'Lack of truth' from man who claims he was injured on Ryanair flight, court hears

Abdullah Qasim, a 37-year-old chef, claimed flight attendants had 'crashed' a food and drinks trolley into his right knee injuring his leg, hips and lower back
'Lack of truth' from man who claims he was injured on Ryanair flight, court hears

Ray Managh

A 37-year-old chef who claimed he had been badly injured on a Ryanair flight from Leeds to Dublin adopted a “simulated disability” after the incident, the Circuit Civil Court has heard.

Abdullah Qasim, who was rushed to Beaumont Hospital by a waiting ambulance after the flight landed at Dublin Airport, told Judge Sarah Berkeley that flight attendants had “crashed” a food and drinks trolley into his right knee injuring his leg, hips and lower back.

He has visited his GP 150 times and had 35 physiotherapy treatments.

When Mr Qasim’s case experienced turbulence during cross-examination by barrister Kevin D’Arcy, defence counsel for Ryanair, the judge stated she had counted more than 20 inconsistencies in Mr Qasim’s evidence with regard to the incident and his injuries.

Allowing Mr Qasim’s legal team time to privately explain the developing situation to their client, the judge was told he now wished to withdraw his case which had earlier been transferred from the High Court to the Circuit Court with unlimited jurisdiction.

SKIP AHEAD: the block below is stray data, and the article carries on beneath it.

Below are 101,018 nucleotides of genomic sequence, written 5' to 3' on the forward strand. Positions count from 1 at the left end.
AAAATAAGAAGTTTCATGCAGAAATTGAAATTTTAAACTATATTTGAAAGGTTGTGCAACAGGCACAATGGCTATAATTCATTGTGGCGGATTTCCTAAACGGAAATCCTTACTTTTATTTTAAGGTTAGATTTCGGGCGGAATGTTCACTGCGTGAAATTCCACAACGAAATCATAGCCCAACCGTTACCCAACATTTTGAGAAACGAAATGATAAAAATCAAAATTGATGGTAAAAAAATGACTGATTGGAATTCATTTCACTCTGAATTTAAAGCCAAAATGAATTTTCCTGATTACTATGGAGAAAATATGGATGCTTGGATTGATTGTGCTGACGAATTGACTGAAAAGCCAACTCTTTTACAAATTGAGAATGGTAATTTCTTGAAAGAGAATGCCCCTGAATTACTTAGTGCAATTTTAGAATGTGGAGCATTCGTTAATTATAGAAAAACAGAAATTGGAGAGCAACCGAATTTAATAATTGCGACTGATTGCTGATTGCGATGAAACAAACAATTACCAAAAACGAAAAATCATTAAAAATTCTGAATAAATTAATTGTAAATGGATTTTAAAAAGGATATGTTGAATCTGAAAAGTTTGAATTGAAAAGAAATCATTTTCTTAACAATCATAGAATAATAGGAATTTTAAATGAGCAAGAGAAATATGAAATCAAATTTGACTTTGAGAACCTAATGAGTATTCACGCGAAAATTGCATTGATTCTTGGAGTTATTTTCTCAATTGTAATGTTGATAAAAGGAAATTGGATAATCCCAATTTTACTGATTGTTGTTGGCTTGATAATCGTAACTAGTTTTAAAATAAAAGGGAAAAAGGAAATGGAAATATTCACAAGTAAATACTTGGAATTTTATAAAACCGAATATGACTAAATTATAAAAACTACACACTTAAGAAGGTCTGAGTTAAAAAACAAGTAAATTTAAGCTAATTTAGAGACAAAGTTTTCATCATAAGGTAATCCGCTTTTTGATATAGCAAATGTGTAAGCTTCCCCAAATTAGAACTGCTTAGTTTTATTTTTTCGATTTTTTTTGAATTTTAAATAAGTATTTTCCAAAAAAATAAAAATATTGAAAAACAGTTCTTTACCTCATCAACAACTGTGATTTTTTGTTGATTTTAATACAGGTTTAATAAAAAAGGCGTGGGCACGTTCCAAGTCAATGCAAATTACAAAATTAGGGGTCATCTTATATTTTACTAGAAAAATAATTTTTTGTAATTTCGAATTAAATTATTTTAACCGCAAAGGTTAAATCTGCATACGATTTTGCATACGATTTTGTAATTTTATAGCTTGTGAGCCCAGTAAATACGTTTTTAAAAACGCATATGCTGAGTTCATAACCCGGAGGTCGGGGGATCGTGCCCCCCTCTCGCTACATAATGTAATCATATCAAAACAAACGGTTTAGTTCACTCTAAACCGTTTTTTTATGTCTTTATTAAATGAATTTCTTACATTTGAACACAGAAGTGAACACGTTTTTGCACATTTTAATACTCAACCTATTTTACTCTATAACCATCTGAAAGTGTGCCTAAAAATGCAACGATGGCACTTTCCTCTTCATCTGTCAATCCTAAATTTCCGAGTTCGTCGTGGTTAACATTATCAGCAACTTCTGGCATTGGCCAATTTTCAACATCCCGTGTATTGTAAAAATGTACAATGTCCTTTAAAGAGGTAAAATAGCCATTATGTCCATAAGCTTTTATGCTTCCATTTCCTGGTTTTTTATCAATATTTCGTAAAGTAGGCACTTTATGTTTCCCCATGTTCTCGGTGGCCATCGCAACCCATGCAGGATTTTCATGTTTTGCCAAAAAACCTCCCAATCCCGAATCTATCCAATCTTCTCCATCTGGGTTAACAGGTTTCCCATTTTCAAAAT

Mr D’Arcy, who appeared with Karol Ann Randles of Ronan Daly Jermyn Solicitors, asked the court to award costs to Ryanair against Mr Qasim.

Judge Berkeley, who said the court was about to see a CCTV recording of the incident which might make matters worse for Mr Qasim, awarded costs against him.

'Lack of truth'

The court had heard from a medical report by a consultant on behalf of Ryanair that Mr Qasim, who had moved from his home in Drogheda since the accident to Bradford in England, had been covertly recorded walking with and without the aid of a crutch.

He had also been videoed preparing pizza meals at a Bradford takeaway.

Gavin McHugh, consultant orthopaedic surgeon, stated that from a video he had seen there was no evidence of any significant painful limp that Mr Qasim had demonstrated when he had walked into his surgery for an examination on behalf of Ryanair.

Dr McHugh reported there was clearly a lack of truth in his presentation as evidenced by the discrepancy in lumber spine flexion testing and the “simulated disability” he had adopted and which could, in no way, relate to the relatively minor accident on the Ryanair flight in February 2015.

Judge Berkeley awarded costs against Mr Qasim after he had withdrawn his claim.

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